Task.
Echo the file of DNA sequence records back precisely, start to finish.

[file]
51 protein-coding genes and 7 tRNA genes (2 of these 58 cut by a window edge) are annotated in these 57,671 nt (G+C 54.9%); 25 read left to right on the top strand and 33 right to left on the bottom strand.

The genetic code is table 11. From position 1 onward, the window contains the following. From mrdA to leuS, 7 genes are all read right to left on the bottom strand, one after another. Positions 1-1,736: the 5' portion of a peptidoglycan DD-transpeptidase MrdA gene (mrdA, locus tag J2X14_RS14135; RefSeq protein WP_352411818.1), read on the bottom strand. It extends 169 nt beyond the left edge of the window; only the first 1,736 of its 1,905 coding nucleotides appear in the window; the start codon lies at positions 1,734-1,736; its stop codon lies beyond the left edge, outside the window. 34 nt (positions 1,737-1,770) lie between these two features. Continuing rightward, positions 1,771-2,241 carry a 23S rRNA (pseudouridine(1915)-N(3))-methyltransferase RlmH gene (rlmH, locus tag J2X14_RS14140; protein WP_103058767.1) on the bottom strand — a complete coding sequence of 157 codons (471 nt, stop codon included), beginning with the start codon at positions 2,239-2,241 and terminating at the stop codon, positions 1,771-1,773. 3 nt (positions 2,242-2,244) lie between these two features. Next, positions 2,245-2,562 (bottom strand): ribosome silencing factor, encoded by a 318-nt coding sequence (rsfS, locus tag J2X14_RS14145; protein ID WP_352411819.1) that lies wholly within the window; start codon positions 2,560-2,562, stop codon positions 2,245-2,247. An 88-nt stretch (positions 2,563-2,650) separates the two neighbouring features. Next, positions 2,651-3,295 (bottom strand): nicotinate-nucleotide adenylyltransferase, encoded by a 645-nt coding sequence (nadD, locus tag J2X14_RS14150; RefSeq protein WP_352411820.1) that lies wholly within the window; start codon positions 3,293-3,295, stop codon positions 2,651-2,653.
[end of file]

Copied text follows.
51 protein-coding genes and 7 tRNA genes (2 of these 58 cut by a window edge) are annotated in these 57,671 nt (G+C 54.9%); 25 read left to right on the top strand and 33 right to left on the bottom strand.

The genetic code is table 11. From position 1 onward, the window contains the following. From mrdA to leuS, 7 genes are all read right to left on the bottom strand, one after another. Positions 1-1,736: the 5' portion of a peptidoglycan DD-transpeptidase MrdA gene (mrdA, locus tag J2X14_RS14135; RefSeq protein WP_352411818.1), read on the bottom strand. It extends 169 nt beyond the left edge of the window; only the first 1,736 of its 1,905 coding nucleotides appear in the window; the start codon lies at positions 1,734-1,736; its stop codon lies beyond the left edge, outside the window. 34 nt (positions 1,737-1,770) lie between these two features. Continuing rightward, positions 1,771-2,241 carry a 23S rRNA (pseudouridine(1915)-N(3))-methyltransferase RlmH gene (rlmH, locus tag J2X14_RS14140; protein WP_103058767.1) on the bottom strand — a complete coding sequence of 157 codons (471 nt, stop codon included), beginning with the start codon at positions 2,239-2,241 and terminating at the stop codon, positions 1,771-1,773. 3 nt (positions 2,242-2,244) lie between these two features. Next, positions 2,245-2,562 (bottom strand): ribosome silencing factor, encoded by a 318-nt coding sequence (rsfS, locus tag J2X14_RS14145; protein ID WP_352411819.1) that lies wholly within the window; start codon positions 2,560-2,562, stop codon positions 2,245-2,247. An 88-nt stretch (positions 2,563-2,650) separates the two neighbouring features. Next, positions 2,651-3,295 (bottom strand): nicotinate-nucleotide adenylyltransferase, encoded by a 645-nt coding sequence (nadD, locus tag J2X14_RS14150; RefSeq protein WP_352411820.1) that lies wholly within the window; start codon positions 3,293-3,295, stop codon positions 2,651-2,653.